Background: Dysfunctional reward processing, accompanied by a limited ability to tolerate reward delays, has been proposed as an important feature in attention-deficit/hyperactivity disorder (ADHD).
Methods: Using functional magnetic resonance imaging (fMRI), brain activation in adult patients with ADHD (n=14) and healthy control subjects (n=12) was examined during a series of choices between two monetary reward options that varied by delay to delivery.
Results: Compared with healthy control subjects, hyporesponsiveness of the ventral-striatal reward system was replicated in patients with ADHD and was evident for both immediate and delayed rewards. In contrast, delayed rewards evoked hyperactivation in dorsal caudate nucleus and amygdala of ADHD patients. In both structures, neural activity toward delayed rewards was significantly correlated with self-rated ADHD symptom severity.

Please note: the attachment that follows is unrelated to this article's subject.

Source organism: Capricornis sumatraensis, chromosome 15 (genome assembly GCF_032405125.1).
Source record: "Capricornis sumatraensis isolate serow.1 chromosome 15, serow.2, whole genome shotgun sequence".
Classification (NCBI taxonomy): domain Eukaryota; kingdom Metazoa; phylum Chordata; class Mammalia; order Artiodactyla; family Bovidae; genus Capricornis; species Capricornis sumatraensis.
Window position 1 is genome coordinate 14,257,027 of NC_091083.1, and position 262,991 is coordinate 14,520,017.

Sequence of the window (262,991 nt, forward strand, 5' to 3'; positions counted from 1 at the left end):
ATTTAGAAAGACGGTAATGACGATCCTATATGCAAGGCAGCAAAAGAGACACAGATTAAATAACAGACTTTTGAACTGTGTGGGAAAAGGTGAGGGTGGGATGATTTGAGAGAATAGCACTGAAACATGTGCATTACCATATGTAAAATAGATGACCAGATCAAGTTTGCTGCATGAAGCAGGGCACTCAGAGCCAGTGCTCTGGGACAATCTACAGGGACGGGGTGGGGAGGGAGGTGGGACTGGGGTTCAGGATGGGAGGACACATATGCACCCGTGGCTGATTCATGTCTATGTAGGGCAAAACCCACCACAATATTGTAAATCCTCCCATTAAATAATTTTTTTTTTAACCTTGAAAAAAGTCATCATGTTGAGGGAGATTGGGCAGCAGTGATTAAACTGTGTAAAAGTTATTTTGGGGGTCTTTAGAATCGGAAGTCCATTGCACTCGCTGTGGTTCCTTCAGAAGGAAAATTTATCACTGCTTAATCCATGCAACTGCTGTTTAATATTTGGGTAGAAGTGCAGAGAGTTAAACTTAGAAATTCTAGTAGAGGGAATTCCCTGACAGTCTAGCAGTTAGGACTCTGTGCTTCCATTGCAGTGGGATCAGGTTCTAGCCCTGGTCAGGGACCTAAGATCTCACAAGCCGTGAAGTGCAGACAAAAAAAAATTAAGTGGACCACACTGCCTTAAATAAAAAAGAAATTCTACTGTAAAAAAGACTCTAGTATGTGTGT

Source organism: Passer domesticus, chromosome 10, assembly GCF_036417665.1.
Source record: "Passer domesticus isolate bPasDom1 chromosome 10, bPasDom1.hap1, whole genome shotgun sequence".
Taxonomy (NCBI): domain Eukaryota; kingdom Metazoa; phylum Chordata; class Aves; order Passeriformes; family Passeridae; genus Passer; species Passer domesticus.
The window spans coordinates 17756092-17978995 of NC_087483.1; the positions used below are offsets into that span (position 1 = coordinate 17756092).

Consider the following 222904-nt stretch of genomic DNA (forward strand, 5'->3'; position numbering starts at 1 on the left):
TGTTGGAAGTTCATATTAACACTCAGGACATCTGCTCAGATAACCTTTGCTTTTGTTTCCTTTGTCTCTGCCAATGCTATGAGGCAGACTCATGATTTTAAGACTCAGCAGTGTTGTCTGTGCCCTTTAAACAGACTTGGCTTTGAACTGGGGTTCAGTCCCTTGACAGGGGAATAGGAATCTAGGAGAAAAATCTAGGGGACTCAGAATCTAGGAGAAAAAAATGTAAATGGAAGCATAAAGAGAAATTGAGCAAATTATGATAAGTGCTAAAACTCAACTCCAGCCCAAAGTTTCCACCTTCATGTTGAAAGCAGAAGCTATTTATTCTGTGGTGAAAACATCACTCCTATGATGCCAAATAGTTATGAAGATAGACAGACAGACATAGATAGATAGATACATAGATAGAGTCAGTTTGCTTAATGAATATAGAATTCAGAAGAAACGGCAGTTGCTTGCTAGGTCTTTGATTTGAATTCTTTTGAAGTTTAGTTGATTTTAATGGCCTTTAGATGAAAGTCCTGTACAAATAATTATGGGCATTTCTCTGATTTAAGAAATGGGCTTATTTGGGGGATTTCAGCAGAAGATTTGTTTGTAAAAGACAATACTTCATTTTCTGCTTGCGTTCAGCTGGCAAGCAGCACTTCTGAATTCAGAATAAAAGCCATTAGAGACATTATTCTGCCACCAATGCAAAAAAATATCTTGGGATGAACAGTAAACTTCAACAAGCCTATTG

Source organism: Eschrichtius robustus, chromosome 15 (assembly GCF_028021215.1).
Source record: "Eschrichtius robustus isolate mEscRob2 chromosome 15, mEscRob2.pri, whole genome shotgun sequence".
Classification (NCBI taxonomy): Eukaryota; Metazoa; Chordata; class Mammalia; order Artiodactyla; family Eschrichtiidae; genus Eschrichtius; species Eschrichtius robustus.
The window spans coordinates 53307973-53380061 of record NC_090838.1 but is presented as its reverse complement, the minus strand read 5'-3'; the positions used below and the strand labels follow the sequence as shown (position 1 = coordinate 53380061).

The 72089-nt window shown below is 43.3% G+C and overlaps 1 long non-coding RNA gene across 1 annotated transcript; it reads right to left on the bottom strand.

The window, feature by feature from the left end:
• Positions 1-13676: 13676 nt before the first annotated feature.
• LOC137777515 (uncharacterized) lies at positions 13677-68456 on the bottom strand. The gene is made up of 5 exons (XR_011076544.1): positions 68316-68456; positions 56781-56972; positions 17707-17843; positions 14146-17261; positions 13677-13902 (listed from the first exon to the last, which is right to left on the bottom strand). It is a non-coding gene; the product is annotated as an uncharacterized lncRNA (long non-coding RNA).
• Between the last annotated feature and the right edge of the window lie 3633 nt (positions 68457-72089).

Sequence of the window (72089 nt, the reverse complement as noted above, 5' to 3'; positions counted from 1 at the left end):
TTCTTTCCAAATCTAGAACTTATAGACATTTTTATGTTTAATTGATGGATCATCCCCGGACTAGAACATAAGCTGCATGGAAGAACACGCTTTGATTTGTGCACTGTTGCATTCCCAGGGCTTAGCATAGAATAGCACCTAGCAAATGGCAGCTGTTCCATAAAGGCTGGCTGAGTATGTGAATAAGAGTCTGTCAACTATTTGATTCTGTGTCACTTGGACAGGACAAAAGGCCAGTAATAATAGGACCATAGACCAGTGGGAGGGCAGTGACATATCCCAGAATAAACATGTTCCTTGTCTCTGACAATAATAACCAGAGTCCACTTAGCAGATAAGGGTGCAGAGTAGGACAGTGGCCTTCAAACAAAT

Conclusions: The finding of ventral-striatal hyporesponsiveness during immediate and delayed reward processing in patients with ADHD further strengthens the concept of a diminished neural processing of rewards in ADHD. Hyperactivation during delayed reward processing, gradually increasing along the ventral-to-dorsal extension of the caudate nucleus, and especially the concomitant hyperactivation of the amygdala are in accordance with predictions of the delay aversion hypothesis.